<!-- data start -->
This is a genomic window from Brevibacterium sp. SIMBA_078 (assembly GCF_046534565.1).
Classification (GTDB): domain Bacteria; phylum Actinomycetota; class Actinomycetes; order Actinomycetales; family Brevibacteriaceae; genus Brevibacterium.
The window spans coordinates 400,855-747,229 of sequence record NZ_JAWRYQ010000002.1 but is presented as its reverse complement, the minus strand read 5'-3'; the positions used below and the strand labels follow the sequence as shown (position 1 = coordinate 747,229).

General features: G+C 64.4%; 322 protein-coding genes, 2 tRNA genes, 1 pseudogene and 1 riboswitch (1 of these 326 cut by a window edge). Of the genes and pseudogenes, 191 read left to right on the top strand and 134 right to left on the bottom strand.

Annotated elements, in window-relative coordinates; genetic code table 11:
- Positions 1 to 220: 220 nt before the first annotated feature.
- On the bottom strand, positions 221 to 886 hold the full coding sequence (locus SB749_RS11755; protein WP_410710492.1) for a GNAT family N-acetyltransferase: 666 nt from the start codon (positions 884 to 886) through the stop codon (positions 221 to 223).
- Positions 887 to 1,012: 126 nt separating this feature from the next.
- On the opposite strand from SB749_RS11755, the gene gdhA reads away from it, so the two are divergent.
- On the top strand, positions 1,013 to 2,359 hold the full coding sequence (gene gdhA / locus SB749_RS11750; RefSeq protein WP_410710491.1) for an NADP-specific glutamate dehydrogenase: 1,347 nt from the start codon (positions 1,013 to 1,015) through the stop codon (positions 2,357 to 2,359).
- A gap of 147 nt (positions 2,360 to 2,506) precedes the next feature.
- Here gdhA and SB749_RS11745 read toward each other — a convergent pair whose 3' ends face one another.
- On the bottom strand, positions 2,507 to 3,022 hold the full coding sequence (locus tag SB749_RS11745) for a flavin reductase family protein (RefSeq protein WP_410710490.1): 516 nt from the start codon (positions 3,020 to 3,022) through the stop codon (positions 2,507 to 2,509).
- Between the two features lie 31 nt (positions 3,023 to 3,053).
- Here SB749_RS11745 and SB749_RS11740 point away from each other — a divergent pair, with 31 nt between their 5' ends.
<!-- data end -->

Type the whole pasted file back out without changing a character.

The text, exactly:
This is a genomic window from Brevibacterium sp. SIMBA_078 (assembly GCF_046534565.1).
Classification (GTDB): domain Bacteria; phylum Actinomycetota; class Actinomycetes; order Actinomycetales; family Brevibacteriaceae; genus Brevibacterium.
The window spans coordinates 400,855-747,229 of sequence record NZ_JAWRYQ010000002.1 but is presented as its reverse complement, the minus strand read 5'-3'; the positions used below and the strand labels follow the sequence as shown (position 1 = coordinate 747,229).

General features: G+C 64.4%; 322 protein-coding genes, 2 tRNA genes, 1 pseudogene and 1 riboswitch (1 of these 326 cut by a window edge). Of the genes and pseudogenes, 191 read left to right on the top strand and 134 right to left on the bottom strand.

Annotated elements, in window-relative coordinates; genetic code table 11:
- Positions 1 to 220: 220 nt before the first annotated feature.
- On the bottom strand, positions 221 to 886 hold the full coding sequence (locus SB749_RS11755; protein WP_410710492.1) for a GNAT family N-acetyltransferase: 666 nt from the start codon (positions 884 to 886) through the stop codon (positions 221 to 223).
- Positions 887 to 1,012: 126 nt separating this feature from the next.
- On the opposite strand from SB749_RS11755, the gene gdhA reads away from it, so the two are divergent.
- On the top strand, positions 1,013 to 2,359 hold the full coding sequence (gene gdhA / locus SB749_RS11750; RefSeq protein WP_410710491.1) for an NADP-specific glutamate dehydrogenase: 1,347 nt from the start codon (positions 1,013 to 1,015) through the stop codon (positions 2,357 to 2,359).
- A gap of 147 nt (positions 2,360 to 2,506) precedes the next feature.
- Here gdhA and SB749_RS11745 read toward each other — a convergent pair whose 3' ends face one another.
- On the bottom strand, positions 2,507 to 3,022 hold the full coding sequence (locus tag SB749_RS11745) for a flavin reductase family protein (RefSeq protein WP_410710490.1): 516 nt from the start codon (positions 3,020 to 3,022) through the stop codon (positions 2,507 to 2,509).
- Between the two features lie 31 nt (positions 3,023 to 3,053).
- Here SB749_RS11745 and SB749_RS11740 point away from each other — a divergent pair, with 31 nt between their 5' ends.